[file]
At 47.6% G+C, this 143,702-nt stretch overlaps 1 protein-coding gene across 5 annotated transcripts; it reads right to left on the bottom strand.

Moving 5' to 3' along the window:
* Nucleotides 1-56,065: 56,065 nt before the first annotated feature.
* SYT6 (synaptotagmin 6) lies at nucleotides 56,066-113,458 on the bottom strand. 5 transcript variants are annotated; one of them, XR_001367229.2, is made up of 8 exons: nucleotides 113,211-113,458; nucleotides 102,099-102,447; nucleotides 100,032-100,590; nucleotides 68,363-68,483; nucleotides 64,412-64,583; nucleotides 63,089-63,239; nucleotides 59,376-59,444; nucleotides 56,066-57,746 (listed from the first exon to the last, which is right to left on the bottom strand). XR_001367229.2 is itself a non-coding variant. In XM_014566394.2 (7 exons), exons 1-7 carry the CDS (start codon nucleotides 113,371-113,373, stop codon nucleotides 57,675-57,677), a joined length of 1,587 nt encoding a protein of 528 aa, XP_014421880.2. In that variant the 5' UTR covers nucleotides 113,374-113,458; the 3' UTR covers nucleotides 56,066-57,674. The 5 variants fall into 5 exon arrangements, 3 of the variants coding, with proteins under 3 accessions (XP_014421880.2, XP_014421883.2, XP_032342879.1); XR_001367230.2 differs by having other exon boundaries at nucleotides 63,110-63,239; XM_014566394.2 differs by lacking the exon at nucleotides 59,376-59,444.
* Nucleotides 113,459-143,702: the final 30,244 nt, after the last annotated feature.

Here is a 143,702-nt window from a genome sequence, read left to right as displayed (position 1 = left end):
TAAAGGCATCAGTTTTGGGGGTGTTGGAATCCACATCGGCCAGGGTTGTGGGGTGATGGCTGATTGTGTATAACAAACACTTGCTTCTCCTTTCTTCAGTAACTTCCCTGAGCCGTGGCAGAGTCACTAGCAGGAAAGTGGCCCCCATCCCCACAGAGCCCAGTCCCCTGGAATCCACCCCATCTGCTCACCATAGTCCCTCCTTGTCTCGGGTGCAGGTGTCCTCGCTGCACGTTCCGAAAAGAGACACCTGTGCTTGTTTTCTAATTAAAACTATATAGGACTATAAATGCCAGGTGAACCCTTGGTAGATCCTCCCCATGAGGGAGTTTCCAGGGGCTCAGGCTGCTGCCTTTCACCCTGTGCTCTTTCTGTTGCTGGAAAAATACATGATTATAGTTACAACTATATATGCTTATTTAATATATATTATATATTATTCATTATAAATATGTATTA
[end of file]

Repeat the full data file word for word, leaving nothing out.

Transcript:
At 47.6% G+C, this 143,702-nt stretch overlaps 1 protein-coding gene across 5 annotated transcripts; it reads right to left on the bottom strand.

Moving 5' to 3' along the window:
* Nucleotides 1-56,065: 56,065 nt before the first annotated feature.
* SYT6 (synaptotagmin 6) lies at nucleotides 56,066-113,458 on the bottom strand. 5 transcript variants are annotated; one of them, XR_001367229.2, is made up of 8 exons: nucleotides 113,211-113,458; nucleotides 102,099-102,447; nucleotides 100,032-100,590; nucleotides 68,363-68,483; nucleotides 64,412-64,583; nucleotides 63,089-63,239; nucleotides 59,376-59,444; nucleotides 56,066-57,746 (listed from the first exon to the last, which is right to left on the bottom strand). XR_001367229.2 is itself a non-coding variant. In XM_014566394.2 (7 exons), exons 1-7 carry the CDS (start codon nucleotides 113,371-113,373, stop codon nucleotides 57,675-57,677), a joined length of 1,587 nt encoding a protein of 528 aa, XP_014421880.2. In that variant the 5' UTR covers nucleotides 113,374-113,458; the 3' UTR covers nucleotides 56,066-57,674. The 5 variants fall into 5 exon arrangements, 3 of the variants coding, with proteins under 3 accessions (XP_014421880.2, XP_014421883.2, XP_032342879.1); XR_001367230.2 differs by having other exon boundaries at nucleotides 63,110-63,239; XM_014566394.2 differs by lacking the exon at nucleotides 59,376-59,444.
* Nucleotides 113,459-143,702: the final 30,244 nt, after the last annotated feature.

Here is a 143,702-nt window from a genome sequence, read left to right as displayed (position 1 = left end):
TAAAGGCATCAGTTTTGGGGGTGTTGGAATCCACATCGGCCAGGGTTGTGGGGTGATGGCTGATTGTGTATAACAAACACTTGCTTCTCCTTTCTTCAGTAACTTCCCTGAGCCGTGGCAGAGTCACTAGCAGGAAAGTGGCCCCCATCCCCACAGAGCCCAGTCCCCTGGAATCCACCCCATCTGCTCACCATAGTCCCTCCTTGTCTCGGGTGCAGGTGTCCTCGCTGCACGTTCCGAAAAGAGACACCTGTGCTTGTTTTCTAATTAAAACTATATAGGACTATAAATGCCAGGTGAACCCTTGGTAGATCCTCCCCATGAGGGAGTTTCCAGGGGCTCAGGCTGCTGCCTTTCACCCTGTGCTCTTTCTGTTGCTGGAAAAATACATGATTATAGTTACAACTATATATGCTTATTTAATATATATTATATATTATTCATTATAAATATGTATTA